The experience of shooting Aileen was one of the most difficult things I have ever done. Aileen was determined to go to the gas chamber. That’s tough emotionally. I got sucked into those tortured eyes of hers. I shot much tighter than I normally would. I wasn’t conscious of it. In fact my mentor, Colin Young, when he saw the finished film, asked me about my choice of shooting so tight and it hadn’t occurred to me until that moment that that’s what I had done.
Filmmaker: Watching your films The Neon Demon and The Milk of Sorrow back to back, I find that you’re really able to draw out the inner life of your characters, and I continually find myself connected to them. How do you approach the emotional arcs of the characters you’re shooting — how you frame and light them, how the camera language tells their journey?
Braier: This is a very interesting observation. Yes, I always try to reflect the emotional arc of the characters through cinematography; I used different tools on each film, depending on the visual language of each film. In The Milk of Sorrow, there is a progression in the way that Fausta (Magaly Solier) conquers the frame. At the beginning of the film the environment is dominant, she has not found her place yet. When the mother dies in the first scene, the city which is outside the window takes over through a camera movement and she ends up transported from the interior of the room, her comfort zone and safe environment, to suddenly being outside; or to be more precise, the outside comes and invades the inside. When she is working at the pianist’s house, we are framing for the space, the scale is dictated by the architecture and Fausta tends to be a small presence which doesn’t quite belong there. We play with her size in the frame and also with her positioning in areas of the frame where the composition is unbalanced. As she starts to empower herself, she starts to get more grounded in the frame, the scale adjusts to her, she owns it.
Filmmaker: The Neon Demon has such a unique aesthetic. How early on in the concepting are you involved? What was that process like with director Nicolas Winding Refn?
Braier: The process with Nic was very organic and very exciting. He didn’t give me visual references to depart from. We talked a lot about the subject, about being foreigners in LA, about moods, feelings, music. He gave me a playlist with music that had inspired him and a list of films to watch, but they weren’t visual references to follow, it was more to do with mood and tone, and nothing was like, I wanna do this. It was more like, somewhere where all these crazy films meet is Neon Demon, but I don’t know yet….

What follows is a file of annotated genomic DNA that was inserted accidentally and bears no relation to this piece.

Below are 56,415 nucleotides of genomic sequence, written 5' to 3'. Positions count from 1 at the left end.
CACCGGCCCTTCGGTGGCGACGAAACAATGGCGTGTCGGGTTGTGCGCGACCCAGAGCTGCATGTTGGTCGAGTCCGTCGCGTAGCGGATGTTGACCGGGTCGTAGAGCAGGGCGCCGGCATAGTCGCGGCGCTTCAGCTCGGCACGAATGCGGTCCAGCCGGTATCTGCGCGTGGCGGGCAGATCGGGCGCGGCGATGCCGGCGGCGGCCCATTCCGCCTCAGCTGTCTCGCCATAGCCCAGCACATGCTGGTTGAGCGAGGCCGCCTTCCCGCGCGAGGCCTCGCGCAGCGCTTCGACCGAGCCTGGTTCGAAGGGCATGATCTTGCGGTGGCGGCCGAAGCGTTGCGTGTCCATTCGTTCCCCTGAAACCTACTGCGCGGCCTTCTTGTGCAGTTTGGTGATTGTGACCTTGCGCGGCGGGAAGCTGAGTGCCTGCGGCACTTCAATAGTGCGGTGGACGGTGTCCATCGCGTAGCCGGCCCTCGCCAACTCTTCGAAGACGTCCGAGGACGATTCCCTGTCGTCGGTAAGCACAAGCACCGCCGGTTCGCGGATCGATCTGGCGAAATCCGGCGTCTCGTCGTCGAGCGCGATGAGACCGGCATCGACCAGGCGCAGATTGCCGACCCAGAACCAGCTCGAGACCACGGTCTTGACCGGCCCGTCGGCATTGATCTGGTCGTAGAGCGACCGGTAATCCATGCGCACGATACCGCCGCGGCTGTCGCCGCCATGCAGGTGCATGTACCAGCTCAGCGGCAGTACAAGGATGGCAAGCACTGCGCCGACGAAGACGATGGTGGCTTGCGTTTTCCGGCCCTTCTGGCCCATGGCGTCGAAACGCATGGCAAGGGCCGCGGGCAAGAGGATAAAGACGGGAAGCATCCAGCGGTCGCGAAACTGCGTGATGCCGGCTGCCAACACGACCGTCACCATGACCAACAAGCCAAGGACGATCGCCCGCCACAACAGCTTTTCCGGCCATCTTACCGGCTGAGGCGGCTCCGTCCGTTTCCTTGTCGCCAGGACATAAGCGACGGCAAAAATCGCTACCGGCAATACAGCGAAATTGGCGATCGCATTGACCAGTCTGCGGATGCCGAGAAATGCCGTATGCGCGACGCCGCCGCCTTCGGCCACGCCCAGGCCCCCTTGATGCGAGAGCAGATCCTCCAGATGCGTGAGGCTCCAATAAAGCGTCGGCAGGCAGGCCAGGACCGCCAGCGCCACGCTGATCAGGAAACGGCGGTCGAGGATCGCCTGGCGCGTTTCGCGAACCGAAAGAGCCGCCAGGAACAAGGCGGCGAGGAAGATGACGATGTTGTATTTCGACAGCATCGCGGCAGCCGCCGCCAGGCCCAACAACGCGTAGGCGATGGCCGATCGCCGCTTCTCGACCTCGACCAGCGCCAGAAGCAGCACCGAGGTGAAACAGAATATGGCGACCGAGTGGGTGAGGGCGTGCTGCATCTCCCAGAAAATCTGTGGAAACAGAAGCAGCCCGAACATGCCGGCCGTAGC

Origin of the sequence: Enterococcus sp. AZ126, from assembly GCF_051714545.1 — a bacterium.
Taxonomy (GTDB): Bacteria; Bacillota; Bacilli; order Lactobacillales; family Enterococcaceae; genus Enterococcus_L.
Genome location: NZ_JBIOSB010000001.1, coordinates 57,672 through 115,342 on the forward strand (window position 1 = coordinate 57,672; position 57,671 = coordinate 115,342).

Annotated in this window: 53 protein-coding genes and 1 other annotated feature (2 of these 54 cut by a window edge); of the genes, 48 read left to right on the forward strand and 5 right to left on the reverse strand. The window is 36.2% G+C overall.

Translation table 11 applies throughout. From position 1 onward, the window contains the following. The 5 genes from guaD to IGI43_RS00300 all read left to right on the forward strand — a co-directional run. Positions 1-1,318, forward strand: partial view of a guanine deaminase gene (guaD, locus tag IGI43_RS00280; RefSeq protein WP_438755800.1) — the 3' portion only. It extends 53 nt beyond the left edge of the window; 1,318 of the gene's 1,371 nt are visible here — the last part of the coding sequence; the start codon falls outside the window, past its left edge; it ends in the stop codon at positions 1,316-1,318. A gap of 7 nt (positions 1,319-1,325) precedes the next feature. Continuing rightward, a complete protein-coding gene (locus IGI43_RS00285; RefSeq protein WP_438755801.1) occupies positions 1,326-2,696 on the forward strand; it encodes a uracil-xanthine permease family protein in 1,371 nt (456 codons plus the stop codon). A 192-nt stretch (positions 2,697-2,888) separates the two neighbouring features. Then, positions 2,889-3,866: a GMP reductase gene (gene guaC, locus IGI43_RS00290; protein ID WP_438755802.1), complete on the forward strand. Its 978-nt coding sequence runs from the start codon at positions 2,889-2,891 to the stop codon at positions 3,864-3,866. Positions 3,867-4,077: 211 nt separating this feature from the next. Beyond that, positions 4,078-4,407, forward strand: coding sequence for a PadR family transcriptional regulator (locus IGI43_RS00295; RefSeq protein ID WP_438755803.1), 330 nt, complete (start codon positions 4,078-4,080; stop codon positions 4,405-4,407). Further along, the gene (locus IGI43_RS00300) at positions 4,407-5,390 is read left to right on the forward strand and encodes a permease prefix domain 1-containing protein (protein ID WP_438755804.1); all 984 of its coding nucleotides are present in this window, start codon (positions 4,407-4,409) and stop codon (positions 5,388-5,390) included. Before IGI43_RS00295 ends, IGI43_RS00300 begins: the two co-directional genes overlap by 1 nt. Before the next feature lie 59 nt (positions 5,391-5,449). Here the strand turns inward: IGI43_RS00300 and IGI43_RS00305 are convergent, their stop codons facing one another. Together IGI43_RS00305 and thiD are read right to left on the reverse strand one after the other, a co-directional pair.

I joined prep very early on and we chose all the locations together. We saw many options for each location, so during that process of elimination and all the dialogue involved in what we needed, wanted and not wanted, we started to create the world of Neon Demon together. Nicolas is great in the way that he gives a lot of creative room to his collaborators, he knows what he wants but he is at the same time very open and he invites you to dare out of your comfort zone and take risks, without fear of failure, embracing the process, and that brings the best out of people. What I also love the most about Nic’s process is that he shoots chronologically. This allows the process to be a lot more organic and for the script and the movie to develop and grow as you go. I really felt that we were finding the soul of the movie as we were shooting, more than in any other film, because every day we had the total freedom of not being conditioned by other stuff that was already shot. The movie could move forward and change and evolve organically .
Filmmaker: What’s something you feel personally connected to that you want to shoot, but haven’t yet? A person, a story, a circumstance or landscape?
Braier: There are many stories and characters I would love to shoot that I haven’t yet, but it’s hard to say one. I would really love to shoot some sci-fi next.
Filmmaker: Tell me about shooting the scene in The Neon Demon when the photographer, Jack (Desmond Harrington), closes the set for a shoot with Jesse (Elle Fanning). How did you approach a scene that has multiple layers of emotion going on for each character and is ultimately uncomfortable? The framing and lens choices are wonderfully specific.
Braier: There are a lot of things going on. We wanted to evoke this prey feeling and this total exposure, nakedness, even before she gets actually naked. The white cyc was a great canvas for that. We used framing to feel her powerless in the sea of white. When the lights go off, for a moment, we feel he may actually rape her but then it turns out that somehow the darkness feels safer than the bright light. The fear turns into pleasure. But isn’t it still a form of rape? When the lights are on she is raped by the gaze, long distance, and feels more invaded than when he is actually touching her with the golden paint. That other type of rape feels actually closer to pleasure than suffering for both her and the audience, and there is something really interesting to reflect on in there.